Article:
Our feet are our best friends. They help to keep us active and moving throughout life. From simply walking to performing exercise routines and everything in between, our feet help maintain our balance and support the rest of the body.
Our feet, then, truly withstand quite a bit of pressure, stress, and challenges throughout our lifetimes. Over time, the constant wear and tear on your feet plus the physiological changes that naturally occur as you age put a real strain on your feet and all of the parts which comprise the feet.
There are 26 bones in the foot and tendons, muscles, 33 joints, and connective tissues called ligaments. We put much pressure on our feet take from everyday life. From wearing high heels that make your toes curl to excessive strain from exercises like jogging, it is no wonder that foot problems tend to develop as the body naturally gets older.
Aging affects the feet in a variety of different ways. The aging process will eventually affect every part of the body, including the feet. Muscles and tendons will lose their elasticity over time, contributing to the onset of foot pain. Additionally, cell turnover and collagen production will slow down, the skin will become thinner, and the fat pad of the soles and heels will reduce as your feet age.
Because of these age-related changes to the body, substantial stability issues can affect the upper regions, including the knees, hips, and lower back. Through the natural aging process, common issues in the feet include thin skin conditions; problems in the connective tissue, joints, and nails; and poor blood circulation.
Certain foot conditions can affect anyone at any age. Stress fractures, corns, calluses, fungal infections, toe pain caused by shoes with a narrow toe box, or a strained calf muscle may be problems for just about anyone. However, certain conditions related to the foot begin to develop as the body gets older.
It is important to speak to a foot doctor if you discover an early sign of any of the following conditions:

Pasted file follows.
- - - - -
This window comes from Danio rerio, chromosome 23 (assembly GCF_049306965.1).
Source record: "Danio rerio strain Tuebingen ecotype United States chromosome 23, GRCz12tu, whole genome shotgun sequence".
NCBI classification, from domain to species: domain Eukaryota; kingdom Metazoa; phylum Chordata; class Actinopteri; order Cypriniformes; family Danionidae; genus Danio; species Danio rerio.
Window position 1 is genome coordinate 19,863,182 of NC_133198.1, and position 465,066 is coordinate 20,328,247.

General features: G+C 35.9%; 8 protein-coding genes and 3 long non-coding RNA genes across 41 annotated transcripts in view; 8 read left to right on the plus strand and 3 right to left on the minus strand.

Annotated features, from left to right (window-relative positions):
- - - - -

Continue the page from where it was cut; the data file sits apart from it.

The fat pads that protect our feet’ bottoms (specifically the heels and balls of the foot) begin to reduce through the aging process. When the fat pad is reduced, patients often experience a crunchy sound with every step.
The fat pad reduction typically causes stress fractures, bruised bones, and balance problems. Invest in high-quality gel pads or insoles and place them in your shoes for extra cushioning to relieve pain from this issue.
Some conditions can affect people of all ages, such as hammertoe, fungal infections, and bunions. However, certain foot issues develop or greatly worsen as we age. These conditions include:
If you begin to develop any symptoms of these conditions or you have greater risk factors that may contribute to the onset of these issues, contact a podiatrist as soon as possible. It can become a major problem and may compromise your ability to do physical activity.
Compromised blood flow caused by smoking, diabetes/blood sugar issues, and blood clots can increase the pain level you feel in your feet as you age. These problems can cause pain in any foot from the big toe to the arch and into the heel. Strengthening exercises and low-impact cardio workouts can improve your circulation and reduce pain.
When we age, the ligaments in our feet start to stretch, which reduces the height of the foot’s arch. This leads to having flat feet. Pain from a flat foot usually manifests in the midfoot but spreads into the inner ankle, arch, knee, hips, and lower back as activity continues. The condition can also cause overpronation and a loss of stability.
The skin of older adults tends to wear thin due to the depletion of collagen, leading to cracking and infection. Dry and cracked skin can be very painful when walking or standing when left untreated. To prevent cracking, give your feet some attention with a good moisturizer.
Tendons lose water as they age, affecting how the tendon can connect muscle to bone. Reduced water in the tendon results in a flat-footed gait and reduced flexibility, especially in the Achilles tendon. The flexibility issue can put you at a higher risk of rupturing the tendon, so stretching and physical therapy can help.
If you are experiencing pain in your ankle, subtalar joint (compound of the heel bone and talus), or big toe, then there’s a chance that arthritis may be set into it. Specifically, older adults are affected by osteoarthritis, also known as wear and tear arthritis.
When it comes to treating foot pain and other conditions in older adults, maintenance activities often provide relief. You may not be able to increase the fatty pads in your feet or increase your arch anymore, but you can take steps to help counteract the issue. These treatments include:
Whether you’re in chronic pain or just experiencing some nagging discomfort, it is important to consult with a foot and ankle specialist to discuss the condition of your feet and how to find the pain relief you need.
If you are an older adult experiencing pain from any of the above foot conditions, contact Rogers Foot & Ankle Institute to schedule your appointment with our experienced and skilled podiatrist in Eagle Mountain, UT!